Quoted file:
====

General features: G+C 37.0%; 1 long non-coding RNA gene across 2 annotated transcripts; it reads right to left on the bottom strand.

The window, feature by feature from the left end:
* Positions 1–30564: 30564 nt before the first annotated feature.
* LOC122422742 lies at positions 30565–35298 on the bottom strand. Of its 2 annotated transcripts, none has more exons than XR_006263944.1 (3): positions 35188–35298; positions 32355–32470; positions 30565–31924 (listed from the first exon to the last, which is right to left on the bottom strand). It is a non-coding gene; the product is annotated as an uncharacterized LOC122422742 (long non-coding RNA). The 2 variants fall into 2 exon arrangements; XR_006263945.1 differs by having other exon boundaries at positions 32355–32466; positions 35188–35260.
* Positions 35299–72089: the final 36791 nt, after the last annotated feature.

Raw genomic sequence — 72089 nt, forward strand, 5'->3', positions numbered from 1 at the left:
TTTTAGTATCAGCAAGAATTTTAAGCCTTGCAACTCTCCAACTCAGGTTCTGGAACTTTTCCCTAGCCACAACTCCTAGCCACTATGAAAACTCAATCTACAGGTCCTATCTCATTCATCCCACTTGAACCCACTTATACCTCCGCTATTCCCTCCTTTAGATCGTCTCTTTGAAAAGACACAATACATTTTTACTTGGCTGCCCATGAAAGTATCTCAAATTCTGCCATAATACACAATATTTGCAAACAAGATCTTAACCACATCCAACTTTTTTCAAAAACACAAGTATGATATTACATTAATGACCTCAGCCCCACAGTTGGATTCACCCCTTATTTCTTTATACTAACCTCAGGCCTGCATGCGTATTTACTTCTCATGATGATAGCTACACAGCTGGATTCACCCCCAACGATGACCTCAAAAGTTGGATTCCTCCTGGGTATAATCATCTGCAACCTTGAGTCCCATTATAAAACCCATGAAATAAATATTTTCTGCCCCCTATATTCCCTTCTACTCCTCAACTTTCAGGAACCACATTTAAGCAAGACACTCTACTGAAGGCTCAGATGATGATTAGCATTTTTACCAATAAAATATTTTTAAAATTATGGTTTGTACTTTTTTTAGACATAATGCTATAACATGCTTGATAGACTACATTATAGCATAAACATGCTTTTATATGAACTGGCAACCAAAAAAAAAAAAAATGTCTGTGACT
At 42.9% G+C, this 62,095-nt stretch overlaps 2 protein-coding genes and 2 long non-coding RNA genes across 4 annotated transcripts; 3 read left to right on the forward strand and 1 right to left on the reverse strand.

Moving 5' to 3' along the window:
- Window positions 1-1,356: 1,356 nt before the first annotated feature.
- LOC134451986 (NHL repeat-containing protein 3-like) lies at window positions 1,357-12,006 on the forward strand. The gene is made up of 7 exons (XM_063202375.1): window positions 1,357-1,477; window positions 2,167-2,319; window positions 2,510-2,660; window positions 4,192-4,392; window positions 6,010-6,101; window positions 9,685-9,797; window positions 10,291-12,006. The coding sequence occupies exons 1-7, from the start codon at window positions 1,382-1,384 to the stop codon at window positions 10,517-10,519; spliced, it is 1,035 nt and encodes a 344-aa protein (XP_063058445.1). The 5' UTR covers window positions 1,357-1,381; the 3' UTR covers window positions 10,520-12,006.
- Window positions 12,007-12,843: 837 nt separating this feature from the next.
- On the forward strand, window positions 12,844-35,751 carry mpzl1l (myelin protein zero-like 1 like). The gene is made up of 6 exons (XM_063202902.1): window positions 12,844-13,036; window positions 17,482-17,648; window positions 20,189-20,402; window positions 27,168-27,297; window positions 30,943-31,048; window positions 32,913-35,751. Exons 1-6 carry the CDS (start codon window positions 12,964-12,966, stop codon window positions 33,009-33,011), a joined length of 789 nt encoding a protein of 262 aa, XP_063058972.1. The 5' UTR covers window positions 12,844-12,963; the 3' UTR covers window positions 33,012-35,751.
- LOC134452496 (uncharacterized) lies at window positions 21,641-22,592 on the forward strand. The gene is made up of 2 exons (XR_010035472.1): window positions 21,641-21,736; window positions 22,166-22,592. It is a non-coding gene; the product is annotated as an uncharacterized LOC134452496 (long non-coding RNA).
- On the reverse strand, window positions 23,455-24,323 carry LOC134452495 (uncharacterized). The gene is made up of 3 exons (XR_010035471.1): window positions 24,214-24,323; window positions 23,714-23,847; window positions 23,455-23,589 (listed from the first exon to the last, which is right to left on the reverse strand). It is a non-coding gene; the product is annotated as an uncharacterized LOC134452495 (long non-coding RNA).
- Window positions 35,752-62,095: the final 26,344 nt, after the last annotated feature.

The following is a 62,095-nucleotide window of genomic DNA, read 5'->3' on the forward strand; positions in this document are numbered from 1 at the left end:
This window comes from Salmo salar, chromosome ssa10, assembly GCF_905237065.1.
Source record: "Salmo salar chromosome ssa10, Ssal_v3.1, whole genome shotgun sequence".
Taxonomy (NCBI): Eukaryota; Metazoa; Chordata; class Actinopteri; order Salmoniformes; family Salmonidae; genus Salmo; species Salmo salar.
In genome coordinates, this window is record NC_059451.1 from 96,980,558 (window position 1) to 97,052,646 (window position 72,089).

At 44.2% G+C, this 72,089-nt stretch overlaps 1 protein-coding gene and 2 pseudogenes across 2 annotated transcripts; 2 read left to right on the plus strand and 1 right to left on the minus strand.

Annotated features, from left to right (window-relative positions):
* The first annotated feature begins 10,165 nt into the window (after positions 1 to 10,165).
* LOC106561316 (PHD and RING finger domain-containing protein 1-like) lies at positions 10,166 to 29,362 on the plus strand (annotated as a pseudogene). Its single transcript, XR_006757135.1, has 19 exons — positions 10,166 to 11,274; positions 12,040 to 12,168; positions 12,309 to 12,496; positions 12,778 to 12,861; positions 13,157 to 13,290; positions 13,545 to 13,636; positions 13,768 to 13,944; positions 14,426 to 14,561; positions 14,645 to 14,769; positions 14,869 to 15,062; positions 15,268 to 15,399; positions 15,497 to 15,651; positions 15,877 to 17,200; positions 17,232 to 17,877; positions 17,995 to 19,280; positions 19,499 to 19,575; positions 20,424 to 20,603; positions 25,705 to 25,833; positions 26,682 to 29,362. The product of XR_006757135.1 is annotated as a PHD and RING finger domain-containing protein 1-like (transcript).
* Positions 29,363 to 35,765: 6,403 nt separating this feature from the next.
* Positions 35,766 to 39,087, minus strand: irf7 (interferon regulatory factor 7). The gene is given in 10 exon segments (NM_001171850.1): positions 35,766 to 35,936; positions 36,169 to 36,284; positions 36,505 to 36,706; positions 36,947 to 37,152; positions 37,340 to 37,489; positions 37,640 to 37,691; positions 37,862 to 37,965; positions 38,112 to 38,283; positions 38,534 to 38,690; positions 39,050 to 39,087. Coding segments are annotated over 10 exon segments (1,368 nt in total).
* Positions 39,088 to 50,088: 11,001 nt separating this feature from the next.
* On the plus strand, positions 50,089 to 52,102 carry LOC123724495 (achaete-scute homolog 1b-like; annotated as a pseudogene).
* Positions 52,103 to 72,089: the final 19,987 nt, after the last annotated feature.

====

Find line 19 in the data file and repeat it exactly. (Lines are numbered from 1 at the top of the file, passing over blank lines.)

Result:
Source record: "Salmo salar chromosome ssa10, Ssal_v3.1, whole genome shotgun sequence".